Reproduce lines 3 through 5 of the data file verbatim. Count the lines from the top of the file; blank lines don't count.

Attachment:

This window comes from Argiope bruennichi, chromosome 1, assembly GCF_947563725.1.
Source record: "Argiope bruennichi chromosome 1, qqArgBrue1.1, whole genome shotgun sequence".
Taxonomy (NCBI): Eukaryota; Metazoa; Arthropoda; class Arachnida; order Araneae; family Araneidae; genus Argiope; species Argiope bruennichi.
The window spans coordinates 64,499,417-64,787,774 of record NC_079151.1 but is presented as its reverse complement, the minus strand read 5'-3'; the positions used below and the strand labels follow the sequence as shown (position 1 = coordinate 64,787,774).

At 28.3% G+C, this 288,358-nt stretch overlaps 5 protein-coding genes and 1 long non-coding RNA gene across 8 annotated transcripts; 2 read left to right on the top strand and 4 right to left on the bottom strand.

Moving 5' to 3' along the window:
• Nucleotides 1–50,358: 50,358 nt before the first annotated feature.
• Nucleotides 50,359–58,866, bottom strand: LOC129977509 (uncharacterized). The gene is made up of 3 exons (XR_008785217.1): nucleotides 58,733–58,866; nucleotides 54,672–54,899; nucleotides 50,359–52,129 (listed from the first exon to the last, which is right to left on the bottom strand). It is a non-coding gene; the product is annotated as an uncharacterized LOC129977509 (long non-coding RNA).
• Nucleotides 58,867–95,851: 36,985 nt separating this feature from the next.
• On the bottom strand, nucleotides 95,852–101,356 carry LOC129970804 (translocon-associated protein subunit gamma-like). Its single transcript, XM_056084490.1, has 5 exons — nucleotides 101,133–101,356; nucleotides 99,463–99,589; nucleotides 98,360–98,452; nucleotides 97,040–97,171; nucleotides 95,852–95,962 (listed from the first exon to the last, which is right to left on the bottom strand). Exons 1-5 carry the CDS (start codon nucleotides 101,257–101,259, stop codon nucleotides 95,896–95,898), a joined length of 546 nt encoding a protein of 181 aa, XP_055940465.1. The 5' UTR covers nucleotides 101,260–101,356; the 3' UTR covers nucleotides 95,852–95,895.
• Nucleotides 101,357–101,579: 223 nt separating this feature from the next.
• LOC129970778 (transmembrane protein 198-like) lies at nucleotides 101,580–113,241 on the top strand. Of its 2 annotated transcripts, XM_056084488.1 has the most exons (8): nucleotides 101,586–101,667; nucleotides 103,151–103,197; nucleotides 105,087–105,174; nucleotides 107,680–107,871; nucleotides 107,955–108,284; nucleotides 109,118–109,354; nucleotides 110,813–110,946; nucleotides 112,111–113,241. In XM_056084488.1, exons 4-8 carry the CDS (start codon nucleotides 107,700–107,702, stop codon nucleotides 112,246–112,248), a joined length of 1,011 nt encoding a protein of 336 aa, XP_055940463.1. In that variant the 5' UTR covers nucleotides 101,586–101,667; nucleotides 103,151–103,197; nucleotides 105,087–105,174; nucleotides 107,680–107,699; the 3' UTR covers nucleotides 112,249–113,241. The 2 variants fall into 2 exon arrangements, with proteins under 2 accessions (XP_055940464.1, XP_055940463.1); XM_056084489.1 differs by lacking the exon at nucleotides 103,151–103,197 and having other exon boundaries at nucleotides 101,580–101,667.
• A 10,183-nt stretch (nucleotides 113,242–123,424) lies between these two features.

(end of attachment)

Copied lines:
Taxonomy (NCBI): Eukaryota; Metazoa; Arthropoda; class Arachnida; order Araneae; family Araneidae; genus Argiope; species Argiope bruennichi.
The window spans coordinates 64,499,417-64,787,774 of record NC_079151.1 but is presented as its reverse complement, the minus strand read 5'-3'; the positions used below and the strand labels follow the sequence as shown (position 1 = coordinate 64,787,774).

At 28.3% G+C, this 288,358-nt stretch overlaps 5 protein-coding genes and 1 long non-coding RNA gene across 8 annotated transcripts; 2 read left to right on the top strand and 4 right to left on the bottom strand.